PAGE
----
Was Havlicek a good athlete? After winning a NCAA title at Ohio State University, he was drafted by both the Boston Celtics and the NFL's Cleveland Browns.
Safe to say he chose the right sport, because Hondo went on to win eight NBA championships with the Celtics, four of them in his first four years. Only Boston teammates Bill Russell and Sam Jones wear more championship rings on their fingers.
Red Auerbach once called Havlicek "the guts of the team." He was named the 1973-74 Finals MVP.
Havlicek is number 11 on the NBA's all-time scoring list with 26,395 points. He was selected to 13 all-star teams, 11 All-NBA teams, and eight All-Defensive teams.
Who hasn't heard Johnny Most's famous call during the decisive Game Seven of the 1965 Eastern Conference championship game against Wilt Chamberlain and the Philadelphia 76ers? In one of the NBA's most legendary plays, Boston is up by one point when Hal Greer of Philadelphia, with five seconds left and a chance to win the game and the series, inbounds the ball, only to have Havlicek jump up and tap it away to Sam Jones, prompting Celtics announcer Most to exclaim: "Havlicek steals it! Havlicek stole the ball!"
Havlicek entered the Hall of Fame in 1984, and in 1996 he was named one of the NBA's 50 Greatest Players.
4. Allen Iverson
Maybe the best little man to ever play, there is nothing "little" about Allen Iverson's game.
Iverson was named the league MVP in 2000-01. He was named Rookie of the Year in 1996-97, and has gone on to play in 10 straight All-Star games from 2000 to 2009, winning the All-Star MVP in 2001 and in 2005.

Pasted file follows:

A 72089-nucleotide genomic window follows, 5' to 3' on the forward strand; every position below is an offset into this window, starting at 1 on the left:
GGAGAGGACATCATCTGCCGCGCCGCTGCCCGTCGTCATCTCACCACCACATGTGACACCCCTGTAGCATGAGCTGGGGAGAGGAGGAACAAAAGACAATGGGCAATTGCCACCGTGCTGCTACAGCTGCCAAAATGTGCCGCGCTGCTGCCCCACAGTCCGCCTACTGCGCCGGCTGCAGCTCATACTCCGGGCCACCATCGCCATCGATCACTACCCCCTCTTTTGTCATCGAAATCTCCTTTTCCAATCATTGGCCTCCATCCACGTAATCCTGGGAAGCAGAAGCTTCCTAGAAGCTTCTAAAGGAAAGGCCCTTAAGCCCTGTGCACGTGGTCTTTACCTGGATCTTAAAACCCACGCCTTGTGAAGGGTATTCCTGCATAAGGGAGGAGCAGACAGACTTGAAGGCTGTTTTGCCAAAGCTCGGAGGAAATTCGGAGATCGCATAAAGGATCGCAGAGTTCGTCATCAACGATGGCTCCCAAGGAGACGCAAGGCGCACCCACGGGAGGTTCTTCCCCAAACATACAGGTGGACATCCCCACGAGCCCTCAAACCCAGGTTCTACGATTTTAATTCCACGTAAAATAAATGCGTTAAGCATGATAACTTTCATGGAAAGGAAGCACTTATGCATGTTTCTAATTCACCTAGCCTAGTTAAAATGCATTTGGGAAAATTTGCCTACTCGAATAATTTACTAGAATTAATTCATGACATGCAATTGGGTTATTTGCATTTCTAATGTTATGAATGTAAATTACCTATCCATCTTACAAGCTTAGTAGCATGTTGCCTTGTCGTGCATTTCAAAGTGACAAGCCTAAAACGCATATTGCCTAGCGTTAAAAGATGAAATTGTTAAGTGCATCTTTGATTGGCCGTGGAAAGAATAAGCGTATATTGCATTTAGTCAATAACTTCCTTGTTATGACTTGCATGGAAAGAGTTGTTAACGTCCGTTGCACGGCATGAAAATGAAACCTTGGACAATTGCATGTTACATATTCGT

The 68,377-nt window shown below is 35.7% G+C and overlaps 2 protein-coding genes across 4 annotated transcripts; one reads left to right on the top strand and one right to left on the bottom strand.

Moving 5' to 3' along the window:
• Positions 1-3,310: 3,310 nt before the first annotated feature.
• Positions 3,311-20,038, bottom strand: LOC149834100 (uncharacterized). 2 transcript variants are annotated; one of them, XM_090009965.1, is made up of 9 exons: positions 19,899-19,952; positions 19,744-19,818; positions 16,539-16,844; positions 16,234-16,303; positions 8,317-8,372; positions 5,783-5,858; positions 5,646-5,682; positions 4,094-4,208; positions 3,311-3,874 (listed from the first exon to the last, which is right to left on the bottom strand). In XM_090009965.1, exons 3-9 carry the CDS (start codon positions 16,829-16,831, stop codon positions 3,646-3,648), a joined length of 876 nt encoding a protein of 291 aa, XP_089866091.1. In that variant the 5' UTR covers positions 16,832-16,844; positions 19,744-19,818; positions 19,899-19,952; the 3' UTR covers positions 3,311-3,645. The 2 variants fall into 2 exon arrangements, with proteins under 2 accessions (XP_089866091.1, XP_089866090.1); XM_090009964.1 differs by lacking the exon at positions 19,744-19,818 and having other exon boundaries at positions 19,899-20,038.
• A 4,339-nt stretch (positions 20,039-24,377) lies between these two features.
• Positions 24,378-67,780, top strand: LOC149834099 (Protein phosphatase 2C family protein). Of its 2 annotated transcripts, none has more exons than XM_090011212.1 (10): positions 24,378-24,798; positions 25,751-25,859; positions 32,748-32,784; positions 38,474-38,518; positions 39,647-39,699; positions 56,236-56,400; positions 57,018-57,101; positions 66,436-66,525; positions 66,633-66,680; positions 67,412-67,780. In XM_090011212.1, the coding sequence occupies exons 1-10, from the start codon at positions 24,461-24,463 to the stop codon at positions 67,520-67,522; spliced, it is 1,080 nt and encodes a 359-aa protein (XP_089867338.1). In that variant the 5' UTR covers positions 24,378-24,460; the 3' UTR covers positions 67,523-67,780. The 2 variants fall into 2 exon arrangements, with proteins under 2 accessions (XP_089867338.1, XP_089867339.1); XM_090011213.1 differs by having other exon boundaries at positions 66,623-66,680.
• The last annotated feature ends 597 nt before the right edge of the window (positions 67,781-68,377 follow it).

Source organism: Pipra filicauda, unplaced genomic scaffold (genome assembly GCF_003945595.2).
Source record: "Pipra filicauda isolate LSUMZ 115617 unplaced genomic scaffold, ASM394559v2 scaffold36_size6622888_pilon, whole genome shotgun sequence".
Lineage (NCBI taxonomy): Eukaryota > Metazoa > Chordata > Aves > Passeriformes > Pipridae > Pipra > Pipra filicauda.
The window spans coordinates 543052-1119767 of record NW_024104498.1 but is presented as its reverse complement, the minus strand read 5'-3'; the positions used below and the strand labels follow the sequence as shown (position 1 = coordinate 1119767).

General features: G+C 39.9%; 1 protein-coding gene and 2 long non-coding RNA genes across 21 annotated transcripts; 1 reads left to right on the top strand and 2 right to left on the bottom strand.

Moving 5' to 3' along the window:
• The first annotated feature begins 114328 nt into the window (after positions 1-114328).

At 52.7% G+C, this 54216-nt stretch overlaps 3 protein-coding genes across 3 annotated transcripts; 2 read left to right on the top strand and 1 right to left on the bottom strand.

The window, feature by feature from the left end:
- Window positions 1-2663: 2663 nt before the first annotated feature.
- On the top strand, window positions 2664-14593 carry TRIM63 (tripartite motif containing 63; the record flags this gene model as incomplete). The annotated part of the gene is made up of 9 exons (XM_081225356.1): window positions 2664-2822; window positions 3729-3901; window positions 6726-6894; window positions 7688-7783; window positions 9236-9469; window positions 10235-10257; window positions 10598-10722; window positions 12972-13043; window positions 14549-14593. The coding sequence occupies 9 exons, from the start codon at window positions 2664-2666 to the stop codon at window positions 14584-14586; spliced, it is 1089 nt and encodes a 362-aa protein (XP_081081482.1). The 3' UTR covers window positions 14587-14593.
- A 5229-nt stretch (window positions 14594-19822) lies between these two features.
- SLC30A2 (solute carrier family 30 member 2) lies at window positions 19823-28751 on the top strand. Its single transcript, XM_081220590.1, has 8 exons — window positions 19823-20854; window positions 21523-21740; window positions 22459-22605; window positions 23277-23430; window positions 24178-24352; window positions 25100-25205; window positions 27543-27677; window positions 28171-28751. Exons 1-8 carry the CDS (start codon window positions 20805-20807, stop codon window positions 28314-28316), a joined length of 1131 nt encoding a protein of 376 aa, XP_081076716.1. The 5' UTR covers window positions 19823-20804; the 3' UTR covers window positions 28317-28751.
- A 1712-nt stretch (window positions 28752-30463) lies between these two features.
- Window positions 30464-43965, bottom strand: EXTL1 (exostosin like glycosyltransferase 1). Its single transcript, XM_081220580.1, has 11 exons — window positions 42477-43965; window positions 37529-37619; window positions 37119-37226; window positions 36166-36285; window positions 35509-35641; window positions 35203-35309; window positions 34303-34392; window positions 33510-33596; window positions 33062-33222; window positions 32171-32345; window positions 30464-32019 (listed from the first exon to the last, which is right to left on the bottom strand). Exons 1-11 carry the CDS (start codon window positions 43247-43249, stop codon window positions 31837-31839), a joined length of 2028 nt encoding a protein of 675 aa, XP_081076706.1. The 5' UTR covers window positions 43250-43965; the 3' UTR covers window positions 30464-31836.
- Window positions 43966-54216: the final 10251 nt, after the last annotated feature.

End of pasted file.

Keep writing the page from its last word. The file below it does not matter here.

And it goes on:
Iverson is currently number 17 on the all-time scoring list with 24,161 points. He is number six on the all-time points per game list, with an average of 26.9 ppg.
Iverson led the Sixers to the NBA Finals in 2001 against the heavily-favored LA Lakers. After torching the Lakers for 48 in a Game One victory, the Sixers lost the next four games and lost the series to LA.
3. Kobe Bryant
If you've got a young kid at home who keeps asking you what it was like to watch Michael Jordan play, first tell him that there's never going to be another Michael Jordan, and that he missed his chance to see him play. Then, just as he begins to cry, tell him that the next best thing is watching Kobe Bryant play.
Bryant and then-teammate Shaquille O'Neal led the Lakers to three consecutive NBA championships from 2000 to 2002. Then, as if to prove to all those who doubted he could win the big one without the big man, Bryant won his fourth title last year in 2009, also picking up the Finals MVP award to go along with the ring.
In 2006 Bryant scored 81 points against the Toronto Raptors, the second highest single game total after Wilt Chamberlain's 100 points. During the 2002-03 season, Bryant scored 40 points or more in nine consecutive games. And during the 2006-07 season, Bryant scored 50-plus points in four straight games, making him only the second player behind Chamberlain to do so.
On December 23, 2007, Bryant became the youngest player to reach 20,000 points for his career. He is presently 15th on the all-time scoring list with 24, 815 points. He is number 10 on the all-time points per game average with 25.3 ppg.